Grieving the Unknown. 

I’ll keep this short. At this time last year I found out my story and visited my mother’s crypt where I keened for the one I cannot remember. At the same time, my cousin’s father contacted my eldest half-brother, hoping to establish a connection. My half-brother rejected this, we imagine due to worries about someone claiming inheritance…. The other day my cousin informed me that he finally succumbed to the illness that had him bedridden when I was there. And it really hit me hard, though at the same time I’m rationally thinking “that doesn’t make any sense.” Anyone experience something similar? Any insights into grieving what and whom we never knew? 

4 thoughts on “Grieving the Unknown. 

  1. Yes, of course. It’s such a strange feeling. If we had not been given away, these people would have been part of our lives.
    In the true world, they are our blood. ISA (infant stranger adoption) turned life inside out, and substituted water for blood. It can never really be true, so our hearts and bodies still feel connected to our kin.

    I know I hate it.

  2. Pingback: I don’t have an answer, I don’t think there is one. | The adopted ones blog

  3. I have not mourned my mother, even when I found out she died. And even though I asked for some of her ashes, my un-met siblings said no. So I don’t have an answer. I have no words.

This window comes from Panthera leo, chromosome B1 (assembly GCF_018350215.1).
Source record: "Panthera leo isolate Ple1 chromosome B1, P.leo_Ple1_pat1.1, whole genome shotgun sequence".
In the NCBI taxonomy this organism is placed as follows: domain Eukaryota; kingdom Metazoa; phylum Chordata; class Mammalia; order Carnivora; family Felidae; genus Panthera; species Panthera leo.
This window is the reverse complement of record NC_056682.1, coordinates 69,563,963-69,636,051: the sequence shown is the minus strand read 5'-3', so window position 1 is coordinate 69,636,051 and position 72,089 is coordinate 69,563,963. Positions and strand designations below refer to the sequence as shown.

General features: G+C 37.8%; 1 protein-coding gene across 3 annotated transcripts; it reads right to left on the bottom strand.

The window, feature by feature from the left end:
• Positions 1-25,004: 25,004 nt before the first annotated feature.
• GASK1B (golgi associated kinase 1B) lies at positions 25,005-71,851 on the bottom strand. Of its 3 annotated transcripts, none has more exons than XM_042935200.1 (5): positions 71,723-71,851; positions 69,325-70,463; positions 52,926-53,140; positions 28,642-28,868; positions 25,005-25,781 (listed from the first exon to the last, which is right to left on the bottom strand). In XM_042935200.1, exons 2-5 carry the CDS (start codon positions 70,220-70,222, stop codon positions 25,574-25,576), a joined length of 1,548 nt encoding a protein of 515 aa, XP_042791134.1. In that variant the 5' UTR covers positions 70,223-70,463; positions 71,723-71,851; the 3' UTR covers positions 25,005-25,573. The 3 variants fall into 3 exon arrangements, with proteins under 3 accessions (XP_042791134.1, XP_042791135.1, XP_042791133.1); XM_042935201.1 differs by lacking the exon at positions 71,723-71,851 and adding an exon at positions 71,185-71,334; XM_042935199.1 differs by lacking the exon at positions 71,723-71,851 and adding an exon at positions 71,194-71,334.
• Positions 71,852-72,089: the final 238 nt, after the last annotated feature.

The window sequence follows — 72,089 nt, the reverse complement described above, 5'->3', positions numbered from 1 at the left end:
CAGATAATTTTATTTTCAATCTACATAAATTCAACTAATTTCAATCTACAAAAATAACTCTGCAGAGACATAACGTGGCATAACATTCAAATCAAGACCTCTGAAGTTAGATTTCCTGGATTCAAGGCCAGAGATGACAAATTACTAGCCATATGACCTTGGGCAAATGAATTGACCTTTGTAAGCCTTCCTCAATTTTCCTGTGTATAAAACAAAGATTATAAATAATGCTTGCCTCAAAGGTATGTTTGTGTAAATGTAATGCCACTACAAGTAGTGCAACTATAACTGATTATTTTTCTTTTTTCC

4. Hi Daniel, I understand what you’re saying. I grieved, but I had no idea I was grieving, until years later. I got news that my birthmom died, I went to her funeral, met a ton of people I didn’t know, heard amazing stories at her wake (funny, but dysfunctional), found out that I was only “part family” (like being “part Indian”) when me and 2 of my other siblings, who’d been adopted into different families, sat in the pew designated for family. At that moment the rest of the ‘family’, siblings who weren’t adopted, moved back a pew. They didn’t sit with us. It was a strange and discombobulating three days. Two weeks after I returned home, my sister in law and her daughter came to visit. I’d entirely forgotten about that visit, and was reminded when I saw them 3 months later. “It’s so good to see you!,” I said. “It’s been so long.” They looked at me like I’d grown 2 heads; then they looked at the wine glass I held in my hand. Clearly I had a problem if I couldn’t remember. I thought about their reaction for months, and put two and two together. My birthmom’s death had affected me far more than I realized. I’d wiped nearly two months out of my memory with her passing. I’d only met the woman 4 times, had 3 conversations, and only one of them healing. I kept thinking ‘it shouldn’t have mattered so much.’ But it did. Do I miss her? How do I miss a woman I’ve never really known? Do I feel the absence of her presence? All the time.

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